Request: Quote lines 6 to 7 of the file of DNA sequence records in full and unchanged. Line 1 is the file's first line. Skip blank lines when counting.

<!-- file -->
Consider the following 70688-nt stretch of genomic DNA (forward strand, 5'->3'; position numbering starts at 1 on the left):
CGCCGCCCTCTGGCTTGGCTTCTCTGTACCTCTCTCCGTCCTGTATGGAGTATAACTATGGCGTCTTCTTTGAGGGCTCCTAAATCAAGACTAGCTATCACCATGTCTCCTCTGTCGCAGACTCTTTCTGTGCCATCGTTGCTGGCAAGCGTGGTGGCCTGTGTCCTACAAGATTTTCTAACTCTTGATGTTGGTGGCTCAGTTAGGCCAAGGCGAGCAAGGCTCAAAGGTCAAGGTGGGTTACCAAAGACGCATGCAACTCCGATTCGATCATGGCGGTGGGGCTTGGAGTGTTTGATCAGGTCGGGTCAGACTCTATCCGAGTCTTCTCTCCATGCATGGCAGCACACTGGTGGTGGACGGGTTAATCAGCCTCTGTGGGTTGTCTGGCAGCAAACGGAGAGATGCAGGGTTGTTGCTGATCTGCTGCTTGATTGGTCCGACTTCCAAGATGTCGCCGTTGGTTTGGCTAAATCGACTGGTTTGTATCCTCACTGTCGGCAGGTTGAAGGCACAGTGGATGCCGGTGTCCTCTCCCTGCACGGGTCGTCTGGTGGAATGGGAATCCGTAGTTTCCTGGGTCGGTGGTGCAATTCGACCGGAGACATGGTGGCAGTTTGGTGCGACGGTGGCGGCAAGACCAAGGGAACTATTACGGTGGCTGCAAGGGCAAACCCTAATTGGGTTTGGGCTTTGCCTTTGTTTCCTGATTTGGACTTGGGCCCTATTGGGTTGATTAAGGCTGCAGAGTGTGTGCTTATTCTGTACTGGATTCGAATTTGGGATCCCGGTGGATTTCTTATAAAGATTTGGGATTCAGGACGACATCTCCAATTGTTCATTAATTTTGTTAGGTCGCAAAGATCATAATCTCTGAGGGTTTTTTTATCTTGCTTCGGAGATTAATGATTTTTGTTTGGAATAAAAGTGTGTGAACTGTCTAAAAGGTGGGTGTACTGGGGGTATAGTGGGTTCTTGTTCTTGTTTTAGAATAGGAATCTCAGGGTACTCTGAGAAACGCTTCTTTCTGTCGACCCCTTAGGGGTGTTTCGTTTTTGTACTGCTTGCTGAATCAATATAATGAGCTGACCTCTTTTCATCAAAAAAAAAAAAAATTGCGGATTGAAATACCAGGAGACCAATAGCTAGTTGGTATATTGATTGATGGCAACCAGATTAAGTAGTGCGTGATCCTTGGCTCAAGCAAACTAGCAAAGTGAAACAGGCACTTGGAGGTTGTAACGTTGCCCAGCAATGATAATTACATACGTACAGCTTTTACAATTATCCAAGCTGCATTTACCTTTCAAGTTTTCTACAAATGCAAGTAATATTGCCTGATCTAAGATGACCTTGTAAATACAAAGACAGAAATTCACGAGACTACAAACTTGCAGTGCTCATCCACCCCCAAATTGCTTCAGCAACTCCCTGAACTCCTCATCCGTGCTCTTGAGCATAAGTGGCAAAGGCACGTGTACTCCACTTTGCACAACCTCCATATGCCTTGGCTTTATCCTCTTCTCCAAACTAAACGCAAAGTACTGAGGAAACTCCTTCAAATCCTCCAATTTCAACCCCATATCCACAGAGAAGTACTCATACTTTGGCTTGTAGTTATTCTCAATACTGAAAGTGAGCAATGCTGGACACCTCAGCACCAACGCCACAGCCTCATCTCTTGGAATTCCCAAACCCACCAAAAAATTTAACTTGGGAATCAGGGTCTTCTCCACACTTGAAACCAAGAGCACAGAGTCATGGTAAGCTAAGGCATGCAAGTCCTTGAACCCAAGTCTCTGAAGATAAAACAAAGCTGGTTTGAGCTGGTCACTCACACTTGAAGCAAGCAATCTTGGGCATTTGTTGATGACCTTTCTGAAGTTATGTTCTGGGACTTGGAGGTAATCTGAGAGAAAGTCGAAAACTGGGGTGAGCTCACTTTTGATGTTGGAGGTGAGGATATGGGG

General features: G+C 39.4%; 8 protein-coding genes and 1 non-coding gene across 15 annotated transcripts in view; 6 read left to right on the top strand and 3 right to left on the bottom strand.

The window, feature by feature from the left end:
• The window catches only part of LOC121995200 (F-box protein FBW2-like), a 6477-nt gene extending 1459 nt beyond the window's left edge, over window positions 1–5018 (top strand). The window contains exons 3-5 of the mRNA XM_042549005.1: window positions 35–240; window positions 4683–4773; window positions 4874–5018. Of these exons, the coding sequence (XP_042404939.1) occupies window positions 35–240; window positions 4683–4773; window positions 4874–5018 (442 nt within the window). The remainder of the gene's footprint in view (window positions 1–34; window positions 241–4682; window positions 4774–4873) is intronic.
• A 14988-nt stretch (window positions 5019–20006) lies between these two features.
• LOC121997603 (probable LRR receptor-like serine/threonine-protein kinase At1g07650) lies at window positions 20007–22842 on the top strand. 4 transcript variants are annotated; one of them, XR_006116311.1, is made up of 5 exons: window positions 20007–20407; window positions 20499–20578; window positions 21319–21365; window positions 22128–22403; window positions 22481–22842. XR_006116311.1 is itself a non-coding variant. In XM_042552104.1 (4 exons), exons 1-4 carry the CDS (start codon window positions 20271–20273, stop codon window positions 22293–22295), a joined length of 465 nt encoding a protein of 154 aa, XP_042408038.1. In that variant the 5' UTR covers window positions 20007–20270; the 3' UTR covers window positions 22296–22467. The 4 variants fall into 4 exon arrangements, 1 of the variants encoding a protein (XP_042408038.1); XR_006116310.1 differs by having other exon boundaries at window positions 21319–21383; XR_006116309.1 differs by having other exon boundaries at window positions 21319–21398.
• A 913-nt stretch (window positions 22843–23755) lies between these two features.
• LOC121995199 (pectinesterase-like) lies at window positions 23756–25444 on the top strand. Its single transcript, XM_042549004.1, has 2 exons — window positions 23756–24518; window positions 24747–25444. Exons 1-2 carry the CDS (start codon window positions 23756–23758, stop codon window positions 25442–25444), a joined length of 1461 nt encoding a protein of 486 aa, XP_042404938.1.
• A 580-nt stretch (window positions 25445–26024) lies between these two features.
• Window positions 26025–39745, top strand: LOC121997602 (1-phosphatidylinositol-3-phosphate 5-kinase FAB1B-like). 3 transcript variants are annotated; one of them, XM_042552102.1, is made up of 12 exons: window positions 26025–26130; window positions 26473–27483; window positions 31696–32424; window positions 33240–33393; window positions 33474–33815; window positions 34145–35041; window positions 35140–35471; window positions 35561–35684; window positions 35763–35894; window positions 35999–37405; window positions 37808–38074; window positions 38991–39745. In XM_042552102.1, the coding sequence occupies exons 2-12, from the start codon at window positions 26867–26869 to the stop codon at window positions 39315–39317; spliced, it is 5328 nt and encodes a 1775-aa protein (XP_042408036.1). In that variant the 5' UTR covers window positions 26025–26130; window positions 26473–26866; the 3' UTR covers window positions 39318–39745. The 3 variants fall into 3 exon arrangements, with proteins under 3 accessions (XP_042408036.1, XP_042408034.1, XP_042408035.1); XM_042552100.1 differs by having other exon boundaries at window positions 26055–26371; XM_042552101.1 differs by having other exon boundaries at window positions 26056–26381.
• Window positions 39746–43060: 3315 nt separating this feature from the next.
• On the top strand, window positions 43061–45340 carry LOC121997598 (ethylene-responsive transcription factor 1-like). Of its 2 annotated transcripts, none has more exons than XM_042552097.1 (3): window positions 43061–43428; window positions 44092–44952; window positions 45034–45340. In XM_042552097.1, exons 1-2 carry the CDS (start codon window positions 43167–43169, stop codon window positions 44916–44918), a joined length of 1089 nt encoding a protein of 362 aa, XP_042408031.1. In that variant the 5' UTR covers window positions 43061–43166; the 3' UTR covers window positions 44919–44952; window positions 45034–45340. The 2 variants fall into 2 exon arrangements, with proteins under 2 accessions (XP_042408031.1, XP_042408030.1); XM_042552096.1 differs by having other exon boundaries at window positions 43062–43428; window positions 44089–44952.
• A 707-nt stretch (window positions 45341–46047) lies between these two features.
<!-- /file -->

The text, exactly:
• A 14988-nt stretch (window positions 5019–20006) lies between these two features.
• LOC121997603 (probable LRR receptor-like serine/threonine-protein kinase At1g07650) lies at window positions 20007–22842 on the top strand. 4 transcript variants are annotated; one of them, XR_006116311.1, is made up of 5 exons: window positions 20007–20407; window positions 20499–20578; window positions 21319–21365; window positions 22128–22403; window positions 22481–22842. XR_006116311.1 is itself a non-coding variant. In XM_042552104.1 (4 exons), exons 1-4 carry the CDS (start codon window positions 20271–20273, stop codon window positions 22293–22295), a joined length of 465 nt encoding a protein of 154 aa, XP_042408038.1. In that variant the 5' UTR covers window positions 20007–20270; the 3' UTR covers window positions 22296–22467. The 4 variants fall into 4 exon arrangements, 1 of the variants encoding a protein (XP_042408038.1); XR_006116310.1 differs by having other exon boundaries at window positions 21319–21383; XR_006116309.1 differs by having other exon boundaries at window positions 21319–21398.